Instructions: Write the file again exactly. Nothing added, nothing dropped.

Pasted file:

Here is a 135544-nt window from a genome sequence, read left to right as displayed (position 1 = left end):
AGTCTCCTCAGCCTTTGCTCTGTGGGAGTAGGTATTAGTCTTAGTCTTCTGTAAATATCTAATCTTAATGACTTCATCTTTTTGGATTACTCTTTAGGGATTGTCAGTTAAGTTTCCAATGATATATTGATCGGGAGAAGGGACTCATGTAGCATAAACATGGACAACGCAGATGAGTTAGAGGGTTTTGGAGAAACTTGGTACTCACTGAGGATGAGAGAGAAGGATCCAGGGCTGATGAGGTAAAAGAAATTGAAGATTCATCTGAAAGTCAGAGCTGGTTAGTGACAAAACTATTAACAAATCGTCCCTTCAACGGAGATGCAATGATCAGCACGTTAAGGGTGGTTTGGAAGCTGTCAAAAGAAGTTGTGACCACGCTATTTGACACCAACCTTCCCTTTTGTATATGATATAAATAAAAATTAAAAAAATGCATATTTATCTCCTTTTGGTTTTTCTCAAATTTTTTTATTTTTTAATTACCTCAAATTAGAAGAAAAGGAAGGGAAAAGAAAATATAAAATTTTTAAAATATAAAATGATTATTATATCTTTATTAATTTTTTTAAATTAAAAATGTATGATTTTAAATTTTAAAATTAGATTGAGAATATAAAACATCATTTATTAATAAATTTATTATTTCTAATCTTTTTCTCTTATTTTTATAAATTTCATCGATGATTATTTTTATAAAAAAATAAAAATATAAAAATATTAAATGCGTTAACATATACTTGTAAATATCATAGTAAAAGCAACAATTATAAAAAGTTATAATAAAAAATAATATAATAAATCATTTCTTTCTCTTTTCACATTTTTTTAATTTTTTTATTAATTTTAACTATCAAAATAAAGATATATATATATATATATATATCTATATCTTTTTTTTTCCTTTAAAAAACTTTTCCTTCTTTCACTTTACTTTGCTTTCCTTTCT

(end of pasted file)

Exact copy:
Here is a 135544-nt window from a genome sequence, read left to right as displayed (position 1 = left end):
AGTCTCCTCAGCCTTTGCTCTGTGGGAGTAGGTATTAGTCTTAGTCTTCTGTAAATATCTAATCTTAATGACTTCATCTTTTTGGATTACTCTTTAGGGATTGTCAGTTAAGTTTCCAATGATATATTGATCGGGAGAAGGGACTCATGTAGCATAAACATGGACAACGCAGATGAGTTAGAGGGTTTTGGAGAAACTTGGTACTCACTGAGGATGAGAGAGAAGGATCCAGGGCTGATGAGGTAAAAGAAATTGAAGATTCATCTGAAAGTCAGAGCTGGTTAGTGACAAAACTATTAACAAATCGTCCCTTCAACGGAGATGCAATGATCAGCACGTTAAGGGTGGTTTGGAAGCTGTCAAAAGAAGTTGTGACCACGCTATTTGACACCAACCTTCCCTTTTGTATATGATATAAATAAAAATTAAAAAAATGCATATTTATCTCCTTTTGGTTTTTCTCAAATTTTTTTATTTTTTAATTACCTCAAATTAGAAGAAAAGGAAGGGAAAAGAAAATATAAAATTTTTAAAATATAAAATGATTATTATATCTTTATTAATTTTTTTAAATTAAAAATGTATGATTTTAAATTTTAAAATTAGATTGAGAATATAAAACATCATTTATTAATAAATTTATTATTTCTAATCTTTTTCTCTTATTTTTATAAATTTCATCGATGATTATTTTTATAAAAAAATAAAAATATAAAAATATTAAATGCGTTAACATATACTTGTAAATATCATAGTAAAAGCAACAATTATAAAAAGTTATAATAAAAAATAATATAATAAATCATTTCTTTCTCTTTTCACATTTTTTTAATTTTTTTATTAATTTTAACTATCAAAATAAAGATATATATATATATATATATATCTATATCTTTTTTTTTCCTTTAAAAAACTTTTCCTTCTTTCACTTTACTTTGCTTTCCTTTCT